All right. In the previous post we talked about how syllable blocks fit together in Hangul. Now we’re ready to break down the song’s title into its individual jamo. Remember that a jamo is a Korean “letter”, and that in Hangul you pack the jamo into blocks of two or three symbols to make syllables.
Let’s look at the first syllable, gang:
Great. The “ŋ” symbol is the International Phonetic Alphabet symbol for the “ng” sound. See, it’s a ligature of an “n” and a “g”.
That’s cool and all, but what if I told you that the jamo for the letter “g” is actually a diagram of how your mouth looks when you make the sound?! Imagine that your lips are to the left and your throat is to the right. The top bar is your upper palate. Now make the sound “g”. You’ll feel your tongue go up at the back of your upper palate, while it goes down in front. So the curved/diagonal line represents your tongue touching the back of the roof of your mouth, but down in front. Awesome!
The “ah” sound in the middle of the syllable is the tall symbol with a small stroke. I’m not going to get into too much detail about the “why” of the vowel symbols. It has to do, believe it or not, with Yin and Yang!
And the final “ng” sound is a circle. For now, just accept that — there’s a reason it works that way, which I’ll explain at the end of the title.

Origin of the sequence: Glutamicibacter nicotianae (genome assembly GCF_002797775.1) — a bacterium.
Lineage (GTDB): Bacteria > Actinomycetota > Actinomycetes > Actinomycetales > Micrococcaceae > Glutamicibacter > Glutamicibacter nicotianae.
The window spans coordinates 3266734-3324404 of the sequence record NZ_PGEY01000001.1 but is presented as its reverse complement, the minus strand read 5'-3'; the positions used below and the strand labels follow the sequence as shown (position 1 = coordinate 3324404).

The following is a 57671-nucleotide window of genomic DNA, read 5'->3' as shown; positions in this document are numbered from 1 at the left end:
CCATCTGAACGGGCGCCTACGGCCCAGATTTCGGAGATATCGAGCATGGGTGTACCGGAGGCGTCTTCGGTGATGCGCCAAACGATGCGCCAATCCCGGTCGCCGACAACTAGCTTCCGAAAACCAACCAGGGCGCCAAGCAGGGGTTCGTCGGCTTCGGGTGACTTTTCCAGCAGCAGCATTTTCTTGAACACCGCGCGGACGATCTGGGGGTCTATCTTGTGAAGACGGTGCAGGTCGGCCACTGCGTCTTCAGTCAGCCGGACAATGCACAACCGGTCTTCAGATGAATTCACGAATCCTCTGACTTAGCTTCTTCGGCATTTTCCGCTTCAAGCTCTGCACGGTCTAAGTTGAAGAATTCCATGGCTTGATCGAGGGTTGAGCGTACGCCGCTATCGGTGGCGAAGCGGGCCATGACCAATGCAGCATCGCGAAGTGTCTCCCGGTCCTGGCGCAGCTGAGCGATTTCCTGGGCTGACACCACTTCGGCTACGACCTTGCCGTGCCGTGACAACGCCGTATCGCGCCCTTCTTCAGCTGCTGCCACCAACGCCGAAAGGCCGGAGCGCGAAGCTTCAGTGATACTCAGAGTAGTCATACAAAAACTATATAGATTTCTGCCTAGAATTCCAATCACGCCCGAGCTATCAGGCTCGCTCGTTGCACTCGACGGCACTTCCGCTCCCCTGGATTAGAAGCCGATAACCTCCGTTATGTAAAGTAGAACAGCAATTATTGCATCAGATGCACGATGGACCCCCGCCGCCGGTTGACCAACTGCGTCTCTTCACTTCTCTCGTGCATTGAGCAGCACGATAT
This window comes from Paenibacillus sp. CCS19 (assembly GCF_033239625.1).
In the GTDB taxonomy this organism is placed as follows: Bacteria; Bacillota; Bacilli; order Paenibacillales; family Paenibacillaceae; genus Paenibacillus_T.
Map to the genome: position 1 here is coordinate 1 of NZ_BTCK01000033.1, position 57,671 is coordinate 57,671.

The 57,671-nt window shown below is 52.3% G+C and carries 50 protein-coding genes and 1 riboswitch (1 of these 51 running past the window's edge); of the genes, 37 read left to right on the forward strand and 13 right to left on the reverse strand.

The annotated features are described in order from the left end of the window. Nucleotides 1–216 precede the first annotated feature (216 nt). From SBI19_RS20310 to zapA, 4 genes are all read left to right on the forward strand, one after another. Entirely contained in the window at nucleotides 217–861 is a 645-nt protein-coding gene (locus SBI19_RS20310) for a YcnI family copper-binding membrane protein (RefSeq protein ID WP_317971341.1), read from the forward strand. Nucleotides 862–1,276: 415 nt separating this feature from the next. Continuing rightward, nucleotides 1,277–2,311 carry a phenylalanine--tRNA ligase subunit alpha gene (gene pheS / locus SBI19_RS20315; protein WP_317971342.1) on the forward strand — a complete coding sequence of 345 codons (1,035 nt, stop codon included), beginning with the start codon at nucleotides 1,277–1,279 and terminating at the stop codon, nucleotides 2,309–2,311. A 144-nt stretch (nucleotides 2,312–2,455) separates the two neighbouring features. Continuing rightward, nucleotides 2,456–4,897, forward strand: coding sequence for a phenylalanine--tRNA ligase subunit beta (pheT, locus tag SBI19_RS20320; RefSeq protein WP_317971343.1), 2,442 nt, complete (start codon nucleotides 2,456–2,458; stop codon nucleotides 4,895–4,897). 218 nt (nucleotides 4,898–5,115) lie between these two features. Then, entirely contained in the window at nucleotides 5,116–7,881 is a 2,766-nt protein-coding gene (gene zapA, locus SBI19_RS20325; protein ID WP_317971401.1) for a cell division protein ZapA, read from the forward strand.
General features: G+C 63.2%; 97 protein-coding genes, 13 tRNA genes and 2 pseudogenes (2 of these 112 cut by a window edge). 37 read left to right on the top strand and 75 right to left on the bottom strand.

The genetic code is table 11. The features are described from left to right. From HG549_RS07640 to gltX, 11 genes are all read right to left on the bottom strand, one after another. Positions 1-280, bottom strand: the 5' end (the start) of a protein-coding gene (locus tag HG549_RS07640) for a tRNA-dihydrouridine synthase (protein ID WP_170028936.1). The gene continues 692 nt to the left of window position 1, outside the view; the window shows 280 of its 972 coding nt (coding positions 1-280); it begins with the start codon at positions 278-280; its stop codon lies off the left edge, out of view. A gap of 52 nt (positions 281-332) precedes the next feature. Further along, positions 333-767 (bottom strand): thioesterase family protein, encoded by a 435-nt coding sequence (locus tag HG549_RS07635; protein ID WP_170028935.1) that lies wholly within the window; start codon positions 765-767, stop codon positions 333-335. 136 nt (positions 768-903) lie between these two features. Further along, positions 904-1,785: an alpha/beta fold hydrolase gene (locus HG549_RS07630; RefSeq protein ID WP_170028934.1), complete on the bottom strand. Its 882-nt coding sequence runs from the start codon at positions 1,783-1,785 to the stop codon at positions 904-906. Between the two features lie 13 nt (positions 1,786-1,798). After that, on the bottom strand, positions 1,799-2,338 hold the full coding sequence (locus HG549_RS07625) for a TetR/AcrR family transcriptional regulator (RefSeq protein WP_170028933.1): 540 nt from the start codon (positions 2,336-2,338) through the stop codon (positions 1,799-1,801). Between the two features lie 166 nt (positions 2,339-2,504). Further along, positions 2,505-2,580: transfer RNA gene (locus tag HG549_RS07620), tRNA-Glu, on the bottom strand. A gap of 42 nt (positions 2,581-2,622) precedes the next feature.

The second syllable, nam, is even simpler. The right-angle-ish jamo is the N, and it represents the tongue folding up from the bottom of your mouth (remember, that’s at the right of the symbol) to the back of your upper teeth (at the left of the symbol) when you say “N”. Try it!
The “ah” sound is the same as in the previous syllable.
The M at the end of the syllable is represented by the square jamo. That is supposed to be a picture of your lips pressing together to make the sound “M”. Nifty!
Extra note: “k” vs. “g”
I don’t want to get you confused if you look elsewhere on the web and see someone say that jamo is “k”, not “g”. I’m calling it “g” because the song is usually spelled “Gangnam Style”. But if you listen very carefully at the beginning of the song, you’ll hear that PSY sings it in a way that makes it a little hard to tell if it’s a “k” or a “g”. The reason for that is that Korean breaks down its stop sounds (k, g, p, b, t, d) a bit differently than English does. You’ll have to dig a little deeper into Korean if you want to learn those fine points. But I wanted to make sure you didn’t go somewhere on the web and go “Hey! That’s K, not G!” and think I’m lying to you.
Okay! In the next post, we’ll tackle the difficult word “Style”. It’s an English word being written in Hangul, which … well, is not a system designed for English. We’ll see how that works!